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In April 2006, I found a travel-sized  Tylenol bottle in the upstairs bathroom. Jason used to carry small bottles in his pocket, and often mixed in his prescribed medication (Adderall) just because it was convenient to carry this way.  But there was some other kind of pill mixed in, not just over-the-counter pain medication. I immediately notified family members, and we had the pills tested. It was Ativan, a drug that had been prescribed to someone close to him. He was supposed to grab a regular pain pill from the cabinet, but he unwittingly took the wrong one. After reading about the side effects, I was convinced that this drug was the reason for his suffering that day. I wrote the following:

April 28, 2006

Knowing what I now know about Jason’s death makes me feel relieved in one way: Now we have proof that he wanted to live; he did not leave the world because he thought he could not handle some responsibility or because he thought that his tumor was coming back and that he didn’t want for us to suffer with him. Jason did not give up on life. But even with this knowledge, his death was so final and so tragic BECAUSE he WANTED to live, and he loved us and he loved life. He wanted to play baseball with Caleb just like he said on Sunday, but his life was snatched away. He wanted to pay for the house, but his life was snatched away. And even with these signs of moodiness, we may never have suspected that he had picked up the wrong drug. He was causing himself to self-destruct every time he took one of those pills, yet he thought that they were helping him.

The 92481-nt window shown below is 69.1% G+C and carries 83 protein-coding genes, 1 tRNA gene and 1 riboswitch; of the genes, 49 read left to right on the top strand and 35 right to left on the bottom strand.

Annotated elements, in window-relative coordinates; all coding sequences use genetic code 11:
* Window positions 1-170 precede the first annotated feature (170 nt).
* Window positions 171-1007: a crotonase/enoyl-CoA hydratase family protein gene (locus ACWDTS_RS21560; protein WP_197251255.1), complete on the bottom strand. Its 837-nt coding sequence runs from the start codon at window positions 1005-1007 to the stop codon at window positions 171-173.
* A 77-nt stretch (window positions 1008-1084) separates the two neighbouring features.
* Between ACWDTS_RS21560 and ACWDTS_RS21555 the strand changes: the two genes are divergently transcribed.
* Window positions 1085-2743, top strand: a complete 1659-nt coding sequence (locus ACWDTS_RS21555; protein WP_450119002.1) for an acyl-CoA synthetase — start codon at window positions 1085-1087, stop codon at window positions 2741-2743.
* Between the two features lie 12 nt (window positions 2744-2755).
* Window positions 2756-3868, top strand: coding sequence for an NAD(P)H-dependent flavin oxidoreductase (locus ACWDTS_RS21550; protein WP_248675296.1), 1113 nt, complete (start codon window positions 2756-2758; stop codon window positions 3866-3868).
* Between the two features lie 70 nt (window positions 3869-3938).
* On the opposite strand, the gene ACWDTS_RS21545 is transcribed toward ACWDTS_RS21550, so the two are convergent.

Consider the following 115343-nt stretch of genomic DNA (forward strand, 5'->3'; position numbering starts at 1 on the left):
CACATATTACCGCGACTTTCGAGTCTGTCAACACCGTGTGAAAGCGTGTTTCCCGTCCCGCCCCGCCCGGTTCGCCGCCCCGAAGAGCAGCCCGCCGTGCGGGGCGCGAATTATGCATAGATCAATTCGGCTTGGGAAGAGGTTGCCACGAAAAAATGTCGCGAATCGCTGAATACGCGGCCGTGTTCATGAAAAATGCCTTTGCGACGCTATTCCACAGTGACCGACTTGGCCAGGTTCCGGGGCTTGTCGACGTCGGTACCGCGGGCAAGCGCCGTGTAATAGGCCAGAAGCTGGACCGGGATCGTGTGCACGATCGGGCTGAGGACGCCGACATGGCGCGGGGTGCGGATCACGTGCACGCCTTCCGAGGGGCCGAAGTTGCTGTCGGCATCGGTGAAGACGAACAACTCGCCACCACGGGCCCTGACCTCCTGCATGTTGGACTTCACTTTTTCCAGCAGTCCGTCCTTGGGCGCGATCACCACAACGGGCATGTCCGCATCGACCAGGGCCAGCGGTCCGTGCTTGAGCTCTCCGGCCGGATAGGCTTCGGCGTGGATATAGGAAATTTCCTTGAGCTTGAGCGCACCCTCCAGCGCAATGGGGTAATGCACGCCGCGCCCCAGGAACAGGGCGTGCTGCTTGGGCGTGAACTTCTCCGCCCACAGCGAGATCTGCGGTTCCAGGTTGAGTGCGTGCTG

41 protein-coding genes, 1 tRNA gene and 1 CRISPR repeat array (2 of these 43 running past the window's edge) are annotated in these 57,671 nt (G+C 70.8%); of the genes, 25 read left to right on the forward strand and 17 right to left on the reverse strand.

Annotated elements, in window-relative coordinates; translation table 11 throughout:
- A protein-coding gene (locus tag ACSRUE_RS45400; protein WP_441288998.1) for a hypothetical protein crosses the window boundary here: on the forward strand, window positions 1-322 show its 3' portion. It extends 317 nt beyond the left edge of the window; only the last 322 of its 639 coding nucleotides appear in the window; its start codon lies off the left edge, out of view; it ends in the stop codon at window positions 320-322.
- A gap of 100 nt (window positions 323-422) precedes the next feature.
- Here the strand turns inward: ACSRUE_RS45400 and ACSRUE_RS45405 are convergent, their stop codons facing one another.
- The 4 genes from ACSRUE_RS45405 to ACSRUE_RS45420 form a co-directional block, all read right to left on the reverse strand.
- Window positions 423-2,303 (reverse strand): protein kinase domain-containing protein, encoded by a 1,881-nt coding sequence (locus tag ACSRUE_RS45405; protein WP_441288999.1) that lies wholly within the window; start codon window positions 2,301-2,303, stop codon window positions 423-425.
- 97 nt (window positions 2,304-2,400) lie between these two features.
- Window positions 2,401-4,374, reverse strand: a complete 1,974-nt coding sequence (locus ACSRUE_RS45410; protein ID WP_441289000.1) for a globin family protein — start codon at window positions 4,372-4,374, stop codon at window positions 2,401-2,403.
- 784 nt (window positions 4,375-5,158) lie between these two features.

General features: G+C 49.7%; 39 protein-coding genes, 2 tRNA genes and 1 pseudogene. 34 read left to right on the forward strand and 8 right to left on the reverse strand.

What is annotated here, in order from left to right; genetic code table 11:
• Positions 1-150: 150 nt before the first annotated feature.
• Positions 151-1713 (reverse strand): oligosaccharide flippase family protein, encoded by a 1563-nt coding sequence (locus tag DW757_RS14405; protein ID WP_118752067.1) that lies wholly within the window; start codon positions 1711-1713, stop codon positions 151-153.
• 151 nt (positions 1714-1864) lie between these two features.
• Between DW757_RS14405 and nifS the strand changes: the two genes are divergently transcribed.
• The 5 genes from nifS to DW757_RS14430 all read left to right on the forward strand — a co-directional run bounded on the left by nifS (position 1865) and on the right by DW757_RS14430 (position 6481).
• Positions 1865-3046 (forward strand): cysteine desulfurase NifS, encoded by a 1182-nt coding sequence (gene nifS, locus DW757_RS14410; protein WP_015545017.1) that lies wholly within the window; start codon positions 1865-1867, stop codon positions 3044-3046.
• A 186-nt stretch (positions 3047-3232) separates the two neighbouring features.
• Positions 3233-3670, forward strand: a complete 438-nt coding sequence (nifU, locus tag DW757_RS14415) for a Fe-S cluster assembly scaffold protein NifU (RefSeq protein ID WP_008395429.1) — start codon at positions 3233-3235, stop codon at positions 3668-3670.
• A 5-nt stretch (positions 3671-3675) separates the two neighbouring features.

The anguish comes from wondering what horrible, hopeless thoughts were running through his mind. What kind of tormenting fog took control of him? And on my part, I constantly rehearse scenarios in my mind, all with different words and actions, yet the same theme: I was home when he arrived, and I was able to stop him some way and help him. It’s like he was doomed from birth, yet he had thwarted death until this horrible mistake. He lived through the removal of a tumor in his brain and then being hit by a car that left him in a body cast. Last month I believed that he left because of some mental anguish that he thought he could never resolve, but Jason would NEVER take himself from us willingly. He had unknowingly overdosed on a powerful and dangerous drug, and it took the mentality of survival from him.